On Reddit there is currently a discussion going on about the newly written Haskell committee guidelines for respectful communication. There’s nothing new about it—one side saying it’s long overdue, another saying it’s the usual overly draconian, one-sided snowflake nonsense, with little more nuanced commentary in between.

Now, I haven’t read the document being discussed nearly carefully enough and from the cursory look I’ve given it, it actually looks like one of the better ones that I can find little to disagree with in, so I’ll not be commenting on it specifically. But I do have an opinion on codes of conduct like it in general and I’ll make use of its wording to illustrate it (in part because it feels like such an okay code of conduct to me, all things considered).

So let’s look at codes of conduct in more generality.

In my opinion, while their goals are clearly noble and worthy of support, the concrete regulations stipulated in such documents often go way overboard and, if implemented, can be harmful and unfair to the parties involved.

To illustrate why, take the following statement the document linked above makes:

In our communication, we consistently honour and affirm the … good intentions of others.

Which sounds very reasonable. But then contrast it with this part:

Our response should usually be to apologise … Even if we feel we have been misinterpreted or unfairly accused, the chances are good there was something we could have communicated better …

There is an apparent contradiction here depending on how you read the word “should.” Under the assumption that person B accuses person A of insulting them, should we:

  1. assume that person A had only good intentions and therefore there is no need to apologize, or
  2. assume that person A is obliged to apologize because if in doubt, person B was probably right that person A said something wrong?

I think the fundamental problem lies in the three different forms that the communication in question takes and the nontrivial mappings between them:

                               ┌────┐  ┏━━━━━━━━━━━━━━┓   ┌────┐                   
╔═══════════════════╗          │g[B]│  ┃              ┃   │f[A]│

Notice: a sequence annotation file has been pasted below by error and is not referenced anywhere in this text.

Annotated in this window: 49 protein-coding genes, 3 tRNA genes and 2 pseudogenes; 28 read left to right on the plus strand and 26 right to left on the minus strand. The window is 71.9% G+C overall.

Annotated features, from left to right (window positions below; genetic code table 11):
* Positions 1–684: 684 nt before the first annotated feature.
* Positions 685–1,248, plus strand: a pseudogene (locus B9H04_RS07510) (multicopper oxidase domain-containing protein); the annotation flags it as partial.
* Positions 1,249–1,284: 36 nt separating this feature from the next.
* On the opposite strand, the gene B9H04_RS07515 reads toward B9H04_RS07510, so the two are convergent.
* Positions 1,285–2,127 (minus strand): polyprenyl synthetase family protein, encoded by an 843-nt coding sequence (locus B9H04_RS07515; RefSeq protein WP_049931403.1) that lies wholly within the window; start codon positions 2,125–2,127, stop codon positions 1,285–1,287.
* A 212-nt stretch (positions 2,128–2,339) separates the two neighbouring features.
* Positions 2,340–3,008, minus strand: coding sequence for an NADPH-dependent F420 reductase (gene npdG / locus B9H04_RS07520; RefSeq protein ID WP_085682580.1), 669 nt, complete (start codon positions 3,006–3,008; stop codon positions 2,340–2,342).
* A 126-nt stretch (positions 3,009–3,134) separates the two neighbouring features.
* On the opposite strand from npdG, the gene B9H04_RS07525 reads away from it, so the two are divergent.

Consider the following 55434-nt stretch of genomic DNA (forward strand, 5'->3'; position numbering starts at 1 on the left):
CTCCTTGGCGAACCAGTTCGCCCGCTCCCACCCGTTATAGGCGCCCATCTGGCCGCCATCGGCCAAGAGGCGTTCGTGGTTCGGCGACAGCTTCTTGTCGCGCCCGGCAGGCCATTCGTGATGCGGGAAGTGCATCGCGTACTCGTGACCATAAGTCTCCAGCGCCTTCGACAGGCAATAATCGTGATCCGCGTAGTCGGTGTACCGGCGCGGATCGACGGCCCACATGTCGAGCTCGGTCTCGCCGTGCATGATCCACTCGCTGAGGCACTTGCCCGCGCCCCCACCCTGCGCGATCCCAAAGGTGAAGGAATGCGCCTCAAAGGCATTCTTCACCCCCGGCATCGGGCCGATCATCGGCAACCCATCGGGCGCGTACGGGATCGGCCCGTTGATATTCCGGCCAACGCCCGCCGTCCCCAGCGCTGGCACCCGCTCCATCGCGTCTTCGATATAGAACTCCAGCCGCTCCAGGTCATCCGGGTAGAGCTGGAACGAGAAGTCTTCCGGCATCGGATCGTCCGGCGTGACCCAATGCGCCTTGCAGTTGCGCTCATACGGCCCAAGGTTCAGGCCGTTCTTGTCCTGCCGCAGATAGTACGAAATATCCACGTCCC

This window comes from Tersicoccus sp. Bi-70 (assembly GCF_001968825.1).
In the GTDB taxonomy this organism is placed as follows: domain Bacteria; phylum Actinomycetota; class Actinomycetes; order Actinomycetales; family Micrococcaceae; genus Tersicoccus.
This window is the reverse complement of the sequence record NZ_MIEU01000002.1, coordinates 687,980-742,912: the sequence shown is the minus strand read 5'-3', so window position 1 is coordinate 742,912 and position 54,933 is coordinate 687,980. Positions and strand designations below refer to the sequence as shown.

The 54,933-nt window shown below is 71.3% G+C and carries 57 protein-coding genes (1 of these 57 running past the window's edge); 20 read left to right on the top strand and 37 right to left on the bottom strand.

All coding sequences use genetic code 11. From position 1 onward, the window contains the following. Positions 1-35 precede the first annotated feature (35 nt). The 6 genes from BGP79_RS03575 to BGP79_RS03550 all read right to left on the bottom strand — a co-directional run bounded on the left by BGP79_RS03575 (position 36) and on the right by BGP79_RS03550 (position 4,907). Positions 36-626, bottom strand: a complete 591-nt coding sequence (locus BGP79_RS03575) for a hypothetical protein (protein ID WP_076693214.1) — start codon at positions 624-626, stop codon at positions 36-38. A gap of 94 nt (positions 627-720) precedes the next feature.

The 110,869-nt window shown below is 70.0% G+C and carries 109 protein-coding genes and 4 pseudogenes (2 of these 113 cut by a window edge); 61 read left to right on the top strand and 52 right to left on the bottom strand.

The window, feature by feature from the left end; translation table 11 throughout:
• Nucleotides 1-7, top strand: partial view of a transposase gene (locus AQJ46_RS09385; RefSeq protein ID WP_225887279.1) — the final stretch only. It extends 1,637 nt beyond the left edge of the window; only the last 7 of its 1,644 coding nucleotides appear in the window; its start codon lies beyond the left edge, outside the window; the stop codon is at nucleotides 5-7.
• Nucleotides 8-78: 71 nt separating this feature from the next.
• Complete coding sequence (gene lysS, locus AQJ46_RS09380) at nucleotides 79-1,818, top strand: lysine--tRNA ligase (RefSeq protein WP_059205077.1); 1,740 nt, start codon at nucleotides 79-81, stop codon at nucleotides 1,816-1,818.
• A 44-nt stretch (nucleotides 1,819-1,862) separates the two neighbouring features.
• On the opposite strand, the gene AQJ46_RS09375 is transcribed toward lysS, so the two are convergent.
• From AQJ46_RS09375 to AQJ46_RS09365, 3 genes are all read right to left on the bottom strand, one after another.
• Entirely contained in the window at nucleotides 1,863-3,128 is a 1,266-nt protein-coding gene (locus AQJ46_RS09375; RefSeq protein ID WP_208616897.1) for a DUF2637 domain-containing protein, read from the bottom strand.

║realm of expression║         ┌┴────┴──┃ what is said ┃◀─┴────┴┐                  
╚═══════════════════╝         │        ┃              ┃         │                  
                              │        ┗━━━━━━━━━━━━━━┛         │                  
                              ▼                                │                  
                       ┏━━━━━━━━━━━━┳───────────┐       ┏━━━━━━━━━━━━┳───────────┐
╔═══════════════════╗  ┃  what is   │ Person B  │       ┃  what is   │ Person A  │
║ realm of meaning  ║  ┃ understood ┣───────────┘       ┃  intended  ┣───────────┘
╚═══════════════════╝  ┗━━━━━━━━━━━━┛                   ┗━━━━━━━━━━━━┛            

If what was said causes person B to be offended, do you automatically assume that what was intended was an offense? Or do you assume that if person A maintains that they did not mean to offend, do you completely discount what was understood? Is either extreme reasonable? Clearly not. Hence the contradictory phrasing in the document.

What you need to realize to untangle this mess is that both f and g are dependent on both the person executing them and the situation that they are in at the moment they do so (which I’m going to simplify notationally by assuming that the situation is a part of the person). With this realization we can now rephrase the problem:

How much responsibility do we put on person A to anticipate g[B] for any given person B?

Clearly we cannot expect person A to anticipate g[B] for all possible B in a discussion on a public mailing list, since the space {g[B] | B ∈ Audience} is, for all intents and purposes, infeasible to compute when Audience is sufficiently large. On the other hand it is also obvious that if what is said is in the context of a face-to-face meeting between two individuals who know each other well, the challenge is much simpler and we can expect person A to be more considerate of what they can reasonably expect person B to understand based on what they express.

(What people will actually do in practice when they do not know the audience well is to substitute B := A, which may seem overly simplistic, but is really as good an approximation as any when Audience = World.)

In practice, what this means is that as an outside observer C, the wise thing to do is probably to assume both that:

  1. when evaluation person B’s conduct, the only correct way to interpret what was said is in the most malevolent way reasonably interpretable, and
  2. when evaluating person A’s conduct, the only correct way to interpret what was said is in the most benevolent way reasonably interpretable.

Which results in the contradiction mentioned previously. As far as I know, there is no way to resolve it, so all we can do is accept it.